Reminder: this section is a comparison of each bill against a combination of T4America’s guiding policy principles and T4America’s overall recommendations for successful state funding or policy legislation identified in our first Capital Ideas reportClick any one of the nine titles below to expand or contract that section.

Virginia raised new funding via legislation in 2013. This bill does not raise any new funding, but redirects existing funds to projects that deliver the greatest return through a transparent and accountable process.

The bill sets aside a portion of transportation funds for regional competitive grants accessible to local governments, funding only the projects that are proposed by locals.

HB 1887 improves accountability by removing overt political influence and building a transparent, merit-based process for directing funds and choosing transportation projects that best achieve the public’s goals.

Competition at the regional and state level will right-size project scopes, leverage multiple funding sources and invest in projects that are able to achieve multiple goals.

HB2, enacted in 2014, objectively ranks a project’s ability to improve accessibility to jobs for all income levels and provides funding for all transportation options. This year’s HB1887 redirects $40 million annually from highways, ports and aviation to transit investments, upping the state’s commitment to transit.

The bill directs funds to each region of the state, but rather than ending the process there, they are awarded to the best projects in each region, proposed by local governments, through regional competitions.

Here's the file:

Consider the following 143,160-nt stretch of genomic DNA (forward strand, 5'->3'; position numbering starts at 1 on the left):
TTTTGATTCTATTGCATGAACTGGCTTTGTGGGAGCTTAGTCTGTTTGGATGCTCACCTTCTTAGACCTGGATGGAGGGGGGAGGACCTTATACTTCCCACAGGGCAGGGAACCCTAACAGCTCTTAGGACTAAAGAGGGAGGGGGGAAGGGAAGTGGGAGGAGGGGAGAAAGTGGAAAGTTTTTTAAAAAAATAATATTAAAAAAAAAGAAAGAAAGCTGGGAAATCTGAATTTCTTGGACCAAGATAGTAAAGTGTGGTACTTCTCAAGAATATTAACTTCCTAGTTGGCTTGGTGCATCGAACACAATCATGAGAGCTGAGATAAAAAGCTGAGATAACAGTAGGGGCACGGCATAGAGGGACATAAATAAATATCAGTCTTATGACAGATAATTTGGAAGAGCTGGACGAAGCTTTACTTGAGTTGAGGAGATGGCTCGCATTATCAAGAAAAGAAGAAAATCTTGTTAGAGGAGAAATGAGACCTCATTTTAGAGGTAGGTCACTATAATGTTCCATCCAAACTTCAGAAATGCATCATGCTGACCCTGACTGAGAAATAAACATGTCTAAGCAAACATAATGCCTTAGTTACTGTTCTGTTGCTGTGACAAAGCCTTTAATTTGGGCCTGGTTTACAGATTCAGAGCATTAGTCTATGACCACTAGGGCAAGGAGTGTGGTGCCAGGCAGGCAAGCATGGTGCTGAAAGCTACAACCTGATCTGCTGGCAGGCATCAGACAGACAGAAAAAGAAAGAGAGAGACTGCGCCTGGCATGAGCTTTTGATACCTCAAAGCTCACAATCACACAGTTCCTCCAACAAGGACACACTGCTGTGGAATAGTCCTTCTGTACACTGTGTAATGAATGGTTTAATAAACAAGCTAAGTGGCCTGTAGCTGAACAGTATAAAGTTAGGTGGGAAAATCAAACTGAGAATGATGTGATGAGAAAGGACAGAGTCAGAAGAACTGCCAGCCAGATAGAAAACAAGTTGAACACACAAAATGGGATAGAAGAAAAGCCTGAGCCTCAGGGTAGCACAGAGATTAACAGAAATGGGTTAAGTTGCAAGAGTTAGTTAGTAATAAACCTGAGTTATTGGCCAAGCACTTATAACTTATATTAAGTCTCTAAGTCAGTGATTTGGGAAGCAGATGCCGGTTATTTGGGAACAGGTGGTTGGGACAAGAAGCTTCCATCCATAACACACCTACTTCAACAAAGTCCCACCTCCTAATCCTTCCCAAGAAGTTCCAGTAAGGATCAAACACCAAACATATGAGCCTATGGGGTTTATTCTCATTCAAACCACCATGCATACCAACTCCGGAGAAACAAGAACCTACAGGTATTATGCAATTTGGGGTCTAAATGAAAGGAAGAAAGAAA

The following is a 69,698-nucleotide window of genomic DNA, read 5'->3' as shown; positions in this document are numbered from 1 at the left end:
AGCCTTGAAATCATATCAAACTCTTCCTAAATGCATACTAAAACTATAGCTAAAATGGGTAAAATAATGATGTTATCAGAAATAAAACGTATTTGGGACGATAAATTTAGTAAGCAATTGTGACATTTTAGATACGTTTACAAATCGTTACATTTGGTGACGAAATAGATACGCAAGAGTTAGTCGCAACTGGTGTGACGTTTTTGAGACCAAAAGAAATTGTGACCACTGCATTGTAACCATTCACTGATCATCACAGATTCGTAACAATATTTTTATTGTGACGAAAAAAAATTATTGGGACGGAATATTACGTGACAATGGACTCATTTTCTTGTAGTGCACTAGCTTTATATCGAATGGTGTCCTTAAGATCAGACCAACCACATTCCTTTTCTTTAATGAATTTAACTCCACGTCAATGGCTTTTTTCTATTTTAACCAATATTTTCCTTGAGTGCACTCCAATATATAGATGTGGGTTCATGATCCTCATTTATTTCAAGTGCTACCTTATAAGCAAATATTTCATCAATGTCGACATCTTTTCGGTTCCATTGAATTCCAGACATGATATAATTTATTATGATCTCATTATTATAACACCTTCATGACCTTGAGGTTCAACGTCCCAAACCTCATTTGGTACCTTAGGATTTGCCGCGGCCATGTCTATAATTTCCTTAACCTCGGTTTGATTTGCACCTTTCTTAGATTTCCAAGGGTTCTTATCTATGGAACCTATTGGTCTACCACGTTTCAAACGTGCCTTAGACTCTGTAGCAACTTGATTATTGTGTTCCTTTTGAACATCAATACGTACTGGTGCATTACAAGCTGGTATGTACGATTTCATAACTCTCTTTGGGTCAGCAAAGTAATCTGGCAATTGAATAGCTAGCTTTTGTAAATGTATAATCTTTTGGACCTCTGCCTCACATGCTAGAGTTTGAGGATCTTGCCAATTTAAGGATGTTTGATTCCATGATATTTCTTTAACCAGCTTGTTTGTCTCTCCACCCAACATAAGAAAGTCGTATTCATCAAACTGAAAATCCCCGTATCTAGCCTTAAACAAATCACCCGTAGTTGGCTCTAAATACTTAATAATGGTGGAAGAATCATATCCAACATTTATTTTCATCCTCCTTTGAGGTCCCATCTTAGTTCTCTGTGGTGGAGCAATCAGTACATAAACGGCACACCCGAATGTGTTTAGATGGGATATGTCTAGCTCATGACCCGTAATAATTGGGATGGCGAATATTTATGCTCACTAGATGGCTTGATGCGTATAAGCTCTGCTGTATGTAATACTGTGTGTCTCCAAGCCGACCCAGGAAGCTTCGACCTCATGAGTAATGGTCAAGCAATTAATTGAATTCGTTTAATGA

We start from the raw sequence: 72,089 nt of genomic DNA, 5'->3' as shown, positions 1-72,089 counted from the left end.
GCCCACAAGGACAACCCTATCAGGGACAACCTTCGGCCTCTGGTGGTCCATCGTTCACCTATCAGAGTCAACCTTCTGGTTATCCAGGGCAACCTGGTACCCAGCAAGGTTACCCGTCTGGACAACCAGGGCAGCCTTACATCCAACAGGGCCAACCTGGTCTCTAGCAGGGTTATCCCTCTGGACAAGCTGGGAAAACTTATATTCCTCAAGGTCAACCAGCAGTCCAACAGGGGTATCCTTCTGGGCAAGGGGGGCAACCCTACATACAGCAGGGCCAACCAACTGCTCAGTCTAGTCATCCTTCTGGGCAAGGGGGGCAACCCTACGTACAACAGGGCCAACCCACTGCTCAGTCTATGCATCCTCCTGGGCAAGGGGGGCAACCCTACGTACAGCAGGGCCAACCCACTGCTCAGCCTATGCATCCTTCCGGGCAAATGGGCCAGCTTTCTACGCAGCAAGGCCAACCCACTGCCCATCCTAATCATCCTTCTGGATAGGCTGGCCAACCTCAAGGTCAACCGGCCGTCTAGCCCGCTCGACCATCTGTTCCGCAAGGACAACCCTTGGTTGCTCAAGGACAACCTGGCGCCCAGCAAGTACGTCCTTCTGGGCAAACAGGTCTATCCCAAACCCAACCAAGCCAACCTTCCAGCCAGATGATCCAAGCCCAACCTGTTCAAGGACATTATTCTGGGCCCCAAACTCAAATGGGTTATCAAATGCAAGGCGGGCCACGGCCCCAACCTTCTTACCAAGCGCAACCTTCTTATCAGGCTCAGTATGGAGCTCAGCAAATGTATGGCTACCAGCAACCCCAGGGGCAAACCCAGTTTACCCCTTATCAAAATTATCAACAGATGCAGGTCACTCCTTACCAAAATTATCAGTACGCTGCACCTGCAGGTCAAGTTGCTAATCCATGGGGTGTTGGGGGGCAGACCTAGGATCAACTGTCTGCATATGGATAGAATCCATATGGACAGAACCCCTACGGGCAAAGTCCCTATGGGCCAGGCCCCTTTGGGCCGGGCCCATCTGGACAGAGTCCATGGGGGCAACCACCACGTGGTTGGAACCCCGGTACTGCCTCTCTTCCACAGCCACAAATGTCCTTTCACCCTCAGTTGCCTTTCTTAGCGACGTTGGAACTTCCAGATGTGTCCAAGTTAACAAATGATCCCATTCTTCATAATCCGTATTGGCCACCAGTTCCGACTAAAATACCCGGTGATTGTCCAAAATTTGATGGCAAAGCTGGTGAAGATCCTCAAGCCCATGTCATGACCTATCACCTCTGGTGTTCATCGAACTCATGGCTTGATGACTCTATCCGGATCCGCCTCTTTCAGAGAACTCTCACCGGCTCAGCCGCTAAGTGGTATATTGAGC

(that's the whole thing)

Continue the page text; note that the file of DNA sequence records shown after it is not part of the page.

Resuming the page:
Gov. Terry McAuliffe’s (D) administration championed the reform.

The legislative effort was led by a bipartisan coalition of state elected officials and the administration.

With HB 2, the administration and state legislators focused on how the new objective process would build accountability, take politics out of the selection process (and improve public confidence and trust in the process). This year’s bill puts a stronger focus on equitable distribution of the state’s funding, which won near unanimous bipartisan support in both House and Senate.

Pairing new funding


Attempting to take politics out of project selection through new reforms

HB1887 follows dedicated efforts over two administrations (a Republican and a Democrat) and two legislative sessions.